LIYSF 2015: A Truly Universal Endeavour
28 Aug, 2015 by LIYSF

Science - The Universal Endeavour

The London International Youth Science Forum (LIYSF) had its largest-ever forum this year with 470 participants from 65 countries.

These past 14 days have been filled with jaw-dropping science, curious minds, and incredible participant stories.

The London International Youth Science Forum officially began with the Opening Ceremony on Thursday 23rd July 2015.

Our first speaker, LIYSF President, Richard O’Kennedy, discussed the theme of this year’s forum, “Science – The Universal Endeavour” and how international collaboration is essential for science to discover solutions to the problems our society currently encounters. “There are still huge issues with science that have to be addressed by everybody working together. That’s why the theme of LIYSF this year is “The Universal Endeavour”, as it is very important we work together.”

Professor Fiona Watt, a cellular biologist at Kings College London, provided the inspirational keynote speech on embryonic stem cells and their potential uses in regenerative medicine. “The advice I give to anyone who is keen on science is to pursue your dream, not be put off by failure, because it’s a fantastic career.”

Over 120 students presented a research project at the LIYSF Bazaar, which earned them their position at LIYSF. Research topics included using enzyme inhibitors to treat asthma, potential uses of induced pluripotent stem cells, water toxicity tests, humanoid assistants controlled by brain waves and many more!

Ten students from the LIYSF Bazaar were also selected to present their projects at the Famelab: Student Topics evening. Amine Bouchari and Davide Rovelli, Italy, presented their prototypes for an environmentally friendly bleach battery, Chelsea Herbert, UK, currently researches the VE/Cre mutation and its effect on colorectal cancer and Greetel Joanna Võrk, Estonia, studies the occurrence of hypermobility in ballet dancers.

Students of the LIYSF have the unique opportunity to tailor their program by selecting lectures and optional visits that align with their interests.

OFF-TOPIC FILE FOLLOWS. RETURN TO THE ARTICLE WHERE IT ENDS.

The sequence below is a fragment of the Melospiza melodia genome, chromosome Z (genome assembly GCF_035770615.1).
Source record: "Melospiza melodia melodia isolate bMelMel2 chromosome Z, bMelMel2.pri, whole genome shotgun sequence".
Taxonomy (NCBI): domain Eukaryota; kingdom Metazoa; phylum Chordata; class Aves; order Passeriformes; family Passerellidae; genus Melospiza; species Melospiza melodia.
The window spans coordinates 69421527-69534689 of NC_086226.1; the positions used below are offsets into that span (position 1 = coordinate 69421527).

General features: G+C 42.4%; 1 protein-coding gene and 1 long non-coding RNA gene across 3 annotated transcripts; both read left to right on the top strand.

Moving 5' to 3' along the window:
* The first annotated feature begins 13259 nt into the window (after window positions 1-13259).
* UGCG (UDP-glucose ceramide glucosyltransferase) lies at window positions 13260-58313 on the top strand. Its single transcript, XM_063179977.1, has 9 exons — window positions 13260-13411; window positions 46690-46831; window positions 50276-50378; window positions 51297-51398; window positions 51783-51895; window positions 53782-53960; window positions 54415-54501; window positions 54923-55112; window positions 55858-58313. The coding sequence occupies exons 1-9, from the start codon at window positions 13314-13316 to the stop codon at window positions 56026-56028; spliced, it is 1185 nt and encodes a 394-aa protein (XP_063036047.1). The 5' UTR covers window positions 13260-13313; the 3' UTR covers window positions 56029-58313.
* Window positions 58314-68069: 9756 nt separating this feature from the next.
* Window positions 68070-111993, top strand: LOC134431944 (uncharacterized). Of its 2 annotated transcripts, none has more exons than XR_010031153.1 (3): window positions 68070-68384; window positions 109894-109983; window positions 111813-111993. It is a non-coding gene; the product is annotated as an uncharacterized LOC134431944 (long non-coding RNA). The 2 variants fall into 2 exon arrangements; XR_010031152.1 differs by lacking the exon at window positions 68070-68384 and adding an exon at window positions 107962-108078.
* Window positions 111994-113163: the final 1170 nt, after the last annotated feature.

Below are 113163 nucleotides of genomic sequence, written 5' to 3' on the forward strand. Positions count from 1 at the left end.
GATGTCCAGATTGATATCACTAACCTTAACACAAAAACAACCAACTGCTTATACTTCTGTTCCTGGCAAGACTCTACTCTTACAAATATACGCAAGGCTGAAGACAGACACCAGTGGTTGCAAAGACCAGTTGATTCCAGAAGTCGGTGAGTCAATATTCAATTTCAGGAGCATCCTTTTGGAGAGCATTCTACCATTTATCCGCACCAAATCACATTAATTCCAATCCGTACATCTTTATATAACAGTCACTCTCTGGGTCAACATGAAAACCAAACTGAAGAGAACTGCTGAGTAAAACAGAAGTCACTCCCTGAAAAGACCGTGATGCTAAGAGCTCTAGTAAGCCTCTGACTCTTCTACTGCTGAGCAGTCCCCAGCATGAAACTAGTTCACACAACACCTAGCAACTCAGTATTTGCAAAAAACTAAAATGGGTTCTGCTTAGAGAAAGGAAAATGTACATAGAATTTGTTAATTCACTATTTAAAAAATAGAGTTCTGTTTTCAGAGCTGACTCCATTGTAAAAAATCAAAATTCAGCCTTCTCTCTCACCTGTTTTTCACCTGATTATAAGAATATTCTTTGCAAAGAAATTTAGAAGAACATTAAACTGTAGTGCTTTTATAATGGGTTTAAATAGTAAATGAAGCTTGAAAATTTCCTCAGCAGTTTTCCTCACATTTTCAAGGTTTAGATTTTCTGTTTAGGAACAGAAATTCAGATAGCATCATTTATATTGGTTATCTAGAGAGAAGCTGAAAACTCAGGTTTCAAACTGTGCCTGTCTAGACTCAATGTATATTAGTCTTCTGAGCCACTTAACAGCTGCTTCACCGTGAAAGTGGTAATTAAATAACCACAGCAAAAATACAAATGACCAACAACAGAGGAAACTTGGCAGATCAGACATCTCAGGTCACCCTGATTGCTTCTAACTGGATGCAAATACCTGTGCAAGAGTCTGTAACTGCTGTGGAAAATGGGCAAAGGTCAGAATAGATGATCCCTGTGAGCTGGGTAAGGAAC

On Monday 27th, students participated in the Specialist Study Day, which allowed participants the opportunity to spend an entire day interacting with specialists from various scientific fields. Speakers included Sir Colin Terry, who discussed his career in engineering, Professor Alexandra Blakemore, who spoke about the links between genetics and obesity, and Dr Seth Zenz who enthusiastically explained how the Higgs Boson Particle was discovered at CERN.

Respected professors and doctorates travelled from around the world to speak at LIYSF. Our principal lecturers included Dr Michael Londesborough, Professor Lord Robert Winston, Huw James, and even Professor Mark McCaughrean from the Rosetta mission!

The optional visits offered included excursions to the Anaesthesia Heritage Centre, the Royal Botanic Gardens, and various scientific departments in Imperial College and University College London. Another set of optional visits included in the LIYSF program is the Cambridge/Oxford Day.

Ah, Cambridge and Oxford. Who hasn’t heard of them? The only problem with the Cambridge and Oxford day is deciding which university to go to!

The 2015 London International Youth Science Forum concluded on the 4th of August, after an intensive student debate, an engaging lecture from Professor Lord Robert Winston, and an emotional closing ceremony.

The student debate covered three ethically-based topics: Should we use nuclear power, should embryonic stem cells be used in research, and science opens more and more doors, but have our ethics been compromised?

Professor Lord Robert Winston, a professor, medical doctor and scientific researcher, discussed the eugenics movement during the early 20th century, the illegal sterilization of teenage girls, and his work in microsurgical procedures that can reverse female sterilization. He also spoke about how ethics in science and medicine has evolved over the past decade, and how important it is that we provide the utmost respect and care to those in need.

During the closing ceremony, the director of LIYSF, Richard Myhill, gave thanks to the many people who make LIYSF truly spectacular: the speakers, the staff, and above all, the inspiring participants.

There’s one aspect of LIYSF that I find particularly poignant: the stories. Every student comes to the forum with a unique story, some exceptionally moving. During the first student interviews, I discovered one story that truly stunned me. Vidhart Bhalia, a participant from India, mentioned during his interview “I’ve actually never been in a proper laboratory before. The laboratories in India are simply not of the same scale as UK’s ones.”

Another beautiful moment occurred at the very end of LIYSF during the final lecture, which was presented by Professor Lord Robert Winston. When the last student was selected to ask a question, a young man stood up and said, “This isn’t actually a question, but I just wanted to thank you. You operated on my mother to reverse sterilization, and if it weren’t for you, I would never have existed. So thank you for my existence.”

Students would agree that it is truly an honour to attend the London International Youth Science Forum. Being surrounded by such enthusiasm, creativity and innovation remind you that bright, curious minds have the ability to change the world we live in, and I cannot wait to watch them succeed.

Find out more about LIYSF by visiting their website.

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